Christopher Owen Lynch. Selling Catholicism: Bishop Sheen and the Power of Television. Lexington: University Press of Kentucky, 1998. xii + 200 pp. $24.95 (cloth), ISBN 978-0-8131-2067-6.
Reviewed by Robert E. Weir (Bay Path College)
Published on H-PCAACA (July, 1999)
Christopher Owen Lynch's biography of Fulton Sheen is a bit like the effusive bishop himself: best when ecumenical and problematic when stretching metaphors.
Lynch's premises are sound. He argues that Sheen's "Life is Worth Living" TV series helped bring Catholicism into the American mainstream. Sheen's homilies aired between 1952 and 1957, a crucial period in American life marked by Cold War fears and pressures for conformity. By linking the church of Rome to Cold War anti-communism, Sheen equated Catholicism with Americanism. This helped reverse an historical association between Catholicism and immigrants and repaired reputational damage by Father Charles Coughlin in the 1930s.
Lynch is also on target when identifying Sheen as the prototype of modern televangelists. In many respects Sheen was the heir to Bruce Barton, taking full advantage of TV's still-limited commercial possibilities. Sheen played to the camera, used dramatic lighting, didactic props, and pithy sound bites to convey his messages. Like Ronald Reagan in the 1980s, Sheen used the prestige of his office to spin teleological but apocryphal tales. His insistence on wearing his cassock on-camera lent authority to a telegenic performance.
Lynch deftly contrasts Sheen with his main competition: Billy Graham and Norman Vincent Peale. As a Catholic rooted in Thomist scholasticism, Sheen rejected the Calvinist predestination of Graham and the soothing nostrums of Peale. Lynch demonstrates how Sheen appealed to the medieval past to strike a balance between materialism and spirituality. The effect was a theology that was more redemptive than Graham's, but imbued with a stronger sense of sin than Peale's.
Lynch also argues that Sheen had a political impact. By bringing Catholicism to the fore, he softened the sort of prejudices that led Al Smith to electoral disaster in 1928. Though biases remained, by 1960 it was possible to elect John Kennedy to the presidency.
Lynch is more convincing discussing Sheen's media savvy than his importance as an intellectual. He sees Sheen as the middle ground between Graham and Peale. In truth, Peale was more the centrist than Sheen, whose rabid anti-communism and gender chauvinism placed him closer to Graham than Lynch acknowledges. The left is better represented as starting with the tough liberalism of Reinhold Niebuhr and ending with pacifist anti-Cold War Quakers and Anabaptists. (Ironically, Sheen's late-life opposition to the Vietnam War pushed him further left.) Lynch too often represents American religious pluralism as a triad.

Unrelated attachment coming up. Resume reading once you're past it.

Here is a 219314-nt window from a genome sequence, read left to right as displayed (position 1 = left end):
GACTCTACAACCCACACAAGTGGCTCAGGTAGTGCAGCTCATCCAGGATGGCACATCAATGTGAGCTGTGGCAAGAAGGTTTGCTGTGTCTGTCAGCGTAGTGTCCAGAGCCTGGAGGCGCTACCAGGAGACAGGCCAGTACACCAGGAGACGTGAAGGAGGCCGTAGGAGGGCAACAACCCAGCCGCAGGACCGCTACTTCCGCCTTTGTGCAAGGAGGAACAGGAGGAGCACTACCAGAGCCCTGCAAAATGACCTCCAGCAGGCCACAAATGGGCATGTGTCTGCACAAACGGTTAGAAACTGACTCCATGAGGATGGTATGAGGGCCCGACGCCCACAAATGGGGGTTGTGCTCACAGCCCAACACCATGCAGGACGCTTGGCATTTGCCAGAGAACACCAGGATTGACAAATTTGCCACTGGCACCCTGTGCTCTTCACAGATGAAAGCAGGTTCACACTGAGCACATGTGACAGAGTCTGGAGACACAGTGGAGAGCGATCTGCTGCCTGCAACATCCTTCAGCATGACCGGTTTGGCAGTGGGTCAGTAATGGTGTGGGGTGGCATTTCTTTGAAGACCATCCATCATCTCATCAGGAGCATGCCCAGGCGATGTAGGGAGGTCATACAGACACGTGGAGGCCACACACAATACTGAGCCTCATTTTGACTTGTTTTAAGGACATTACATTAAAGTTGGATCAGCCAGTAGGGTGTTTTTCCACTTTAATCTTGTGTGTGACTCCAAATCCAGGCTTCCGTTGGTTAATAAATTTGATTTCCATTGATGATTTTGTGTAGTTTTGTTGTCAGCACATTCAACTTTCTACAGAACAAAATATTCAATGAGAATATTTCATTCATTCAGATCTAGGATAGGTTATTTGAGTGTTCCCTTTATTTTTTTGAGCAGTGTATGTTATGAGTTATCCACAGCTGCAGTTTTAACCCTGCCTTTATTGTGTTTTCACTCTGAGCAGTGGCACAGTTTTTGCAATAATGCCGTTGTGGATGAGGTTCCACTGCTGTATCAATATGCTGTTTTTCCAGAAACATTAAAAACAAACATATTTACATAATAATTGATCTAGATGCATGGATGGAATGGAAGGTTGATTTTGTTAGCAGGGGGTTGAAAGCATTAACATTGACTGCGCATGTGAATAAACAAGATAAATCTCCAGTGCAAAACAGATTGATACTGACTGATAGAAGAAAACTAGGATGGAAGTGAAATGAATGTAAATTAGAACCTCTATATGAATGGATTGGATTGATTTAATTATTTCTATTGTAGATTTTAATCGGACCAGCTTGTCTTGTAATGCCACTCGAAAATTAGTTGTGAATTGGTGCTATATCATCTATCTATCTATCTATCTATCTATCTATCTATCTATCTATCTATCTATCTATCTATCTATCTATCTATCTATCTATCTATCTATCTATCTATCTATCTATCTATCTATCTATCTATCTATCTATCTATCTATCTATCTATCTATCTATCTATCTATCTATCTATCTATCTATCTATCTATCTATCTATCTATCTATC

Lynch also tends to confuse Sheen's educational credentials with his TV sermons. He takes simplistic on-air statements and attempts to dress them in Thomist and Augustinian intellectual garb. Thus Sheen's anti-communism is rooted in a mystical conception of the medieval "cathedral principle of good" (p. 101). Sheen expressed himself in such terms, but as an ex post facto explanation for his political views.
Lynch does well in showing the special challenges faced by Catholic media prelates. Sheen had to shape messages that were at once vague and ecumenical enough to avoid offending Protestants or Jews, but imbued with enough Catholicism to satisfy his superiors. Through cornball humor, schmaltzy anecdotes, and sheer charisma, Sheen managed to lower anti-Catholic defenses and occasionally interject overtly Catholic doctrines.
Oddly, Lynch writes as if he too is walking a doctrinal tightrope. He writes eloquently of the social and intellectual world of the 1950s, and locates Sheen's messages within a climate of technological gadgetry, intellectual paranoia, consumerist frenzy, white conformity, and black upheaval. But when the narrative touches on Sheen's scripts, sermons, or writings, Lynch switches from past tense to the present imperative, as if Sheen's old saws had hermeneutic relevance. In doing so, Lynch over-extends ideas of the usable past. Sheen's cornpone sentimentality, anti-communist paranoia, and sexism ought to be labeled for what they are: out-moded products of a bygone era.
Lynch's reluctance to criticize Sheen shows up repeatedly. He sugarcoats Sheen's legendary ambition by highlighting unconvincing self-deprecating stories. Nor does he seriously engage the Catholic Church's institutional red-baiting activities like Father Charles Rice's attacks on left-led unions and the Church's role in harboring ex-Nazis useful as Soviet spies. Equating Catholicism with Americanism meant more than fuzzy homilies; it meant surrendering principles in favor of politics. These glosses result in lost opportunity for Lynch. Sheen's ultimate repudiation of the Vietnam War represents a break from Cold War Catholicism and distanced him from his more conservative nemesis, Cardinal Spellman. So did Sheen's late-life social activism. Sheen's TV ratings notwithstanding, Roman Catholicism experienced a dramatic growth spurt in the 1960s, when the Church sought social relevance rather than political acceptance.
Overall, Lynch offers a provocative but insufficiently analytical look at a neglected pioneer of the electronic pulpit. Selling Catholicism is worthwhile for what it reveals about how Sheen sold the Church of Rome as an American commodity. It is less successful when the author feels compelled to continue the sales pitch.
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Robert E. Weir. Review of Lynch, Christopher Owen, Selling Catholicism: Bishop Sheen and the Power of Television.
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